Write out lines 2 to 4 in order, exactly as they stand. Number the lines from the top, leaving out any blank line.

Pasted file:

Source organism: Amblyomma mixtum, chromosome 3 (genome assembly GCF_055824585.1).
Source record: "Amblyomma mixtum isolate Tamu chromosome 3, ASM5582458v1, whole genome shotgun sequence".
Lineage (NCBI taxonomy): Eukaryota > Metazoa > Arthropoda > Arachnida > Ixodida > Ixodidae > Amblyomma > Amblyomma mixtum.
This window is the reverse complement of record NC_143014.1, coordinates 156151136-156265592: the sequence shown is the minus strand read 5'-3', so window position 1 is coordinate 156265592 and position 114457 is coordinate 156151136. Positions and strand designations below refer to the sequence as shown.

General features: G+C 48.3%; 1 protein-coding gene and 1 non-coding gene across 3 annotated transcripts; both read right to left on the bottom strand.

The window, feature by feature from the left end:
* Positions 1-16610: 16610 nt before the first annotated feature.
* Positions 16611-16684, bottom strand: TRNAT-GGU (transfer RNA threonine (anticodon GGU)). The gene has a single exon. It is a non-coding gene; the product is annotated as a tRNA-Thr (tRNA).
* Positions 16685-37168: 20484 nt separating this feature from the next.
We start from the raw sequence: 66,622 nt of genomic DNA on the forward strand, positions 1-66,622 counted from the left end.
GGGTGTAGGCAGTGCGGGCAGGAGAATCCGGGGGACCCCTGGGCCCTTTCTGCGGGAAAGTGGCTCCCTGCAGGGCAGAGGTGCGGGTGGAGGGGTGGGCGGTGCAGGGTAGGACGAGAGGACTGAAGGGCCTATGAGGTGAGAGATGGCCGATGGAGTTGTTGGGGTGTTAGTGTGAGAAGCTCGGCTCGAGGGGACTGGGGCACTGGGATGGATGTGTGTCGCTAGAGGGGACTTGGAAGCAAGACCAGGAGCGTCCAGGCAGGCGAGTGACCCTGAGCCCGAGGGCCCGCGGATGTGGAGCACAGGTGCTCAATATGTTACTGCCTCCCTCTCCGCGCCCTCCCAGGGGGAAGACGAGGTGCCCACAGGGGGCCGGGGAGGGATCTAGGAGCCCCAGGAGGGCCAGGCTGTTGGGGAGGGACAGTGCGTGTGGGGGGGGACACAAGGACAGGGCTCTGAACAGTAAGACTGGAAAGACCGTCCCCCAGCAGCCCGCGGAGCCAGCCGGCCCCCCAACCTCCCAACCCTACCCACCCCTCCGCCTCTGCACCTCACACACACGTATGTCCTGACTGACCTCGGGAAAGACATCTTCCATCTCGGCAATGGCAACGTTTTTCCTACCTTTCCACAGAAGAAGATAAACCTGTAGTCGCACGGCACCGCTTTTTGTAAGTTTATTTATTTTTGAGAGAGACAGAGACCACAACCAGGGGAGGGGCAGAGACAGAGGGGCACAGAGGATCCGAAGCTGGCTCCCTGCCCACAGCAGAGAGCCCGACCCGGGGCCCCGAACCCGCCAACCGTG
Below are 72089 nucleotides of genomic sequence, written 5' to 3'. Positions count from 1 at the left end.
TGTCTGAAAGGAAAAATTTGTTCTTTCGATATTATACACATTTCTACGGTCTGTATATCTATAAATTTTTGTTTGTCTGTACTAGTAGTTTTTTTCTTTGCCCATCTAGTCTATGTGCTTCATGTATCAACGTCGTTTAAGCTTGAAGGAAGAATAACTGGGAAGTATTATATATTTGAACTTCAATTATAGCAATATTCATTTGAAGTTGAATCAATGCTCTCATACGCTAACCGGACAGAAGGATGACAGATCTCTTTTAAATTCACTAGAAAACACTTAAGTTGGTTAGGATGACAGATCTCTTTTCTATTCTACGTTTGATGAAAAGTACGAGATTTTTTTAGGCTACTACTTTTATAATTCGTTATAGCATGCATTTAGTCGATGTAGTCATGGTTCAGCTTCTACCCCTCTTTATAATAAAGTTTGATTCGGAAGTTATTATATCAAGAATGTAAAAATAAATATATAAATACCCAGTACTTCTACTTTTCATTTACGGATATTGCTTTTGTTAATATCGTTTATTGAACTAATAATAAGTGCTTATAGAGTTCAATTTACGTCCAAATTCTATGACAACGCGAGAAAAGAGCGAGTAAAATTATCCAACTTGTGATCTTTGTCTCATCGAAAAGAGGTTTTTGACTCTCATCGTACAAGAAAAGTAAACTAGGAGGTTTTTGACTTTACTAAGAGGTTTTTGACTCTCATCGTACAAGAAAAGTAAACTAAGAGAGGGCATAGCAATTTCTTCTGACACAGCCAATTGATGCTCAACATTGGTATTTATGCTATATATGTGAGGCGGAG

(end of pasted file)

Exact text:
Source record: "Amblyomma mixtum isolate Tamu chromosome 3, ASM5582458v1, whole genome shotgun sequence".
Lineage (NCBI taxonomy): Eukaryota > Metazoa > Arthropoda > Arachnida > Ixodida > Ixodidae > Amblyomma > Amblyomma mixtum.
This window is the reverse complement of record NC_143014.1, coordinates 156151136-156265592: the sequence shown is the minus strand read 5'-3', so window position 1 is coordinate 156265592 and position 114457 is coordinate 156151136. Positions and strand designations below refer to the sequence as shown.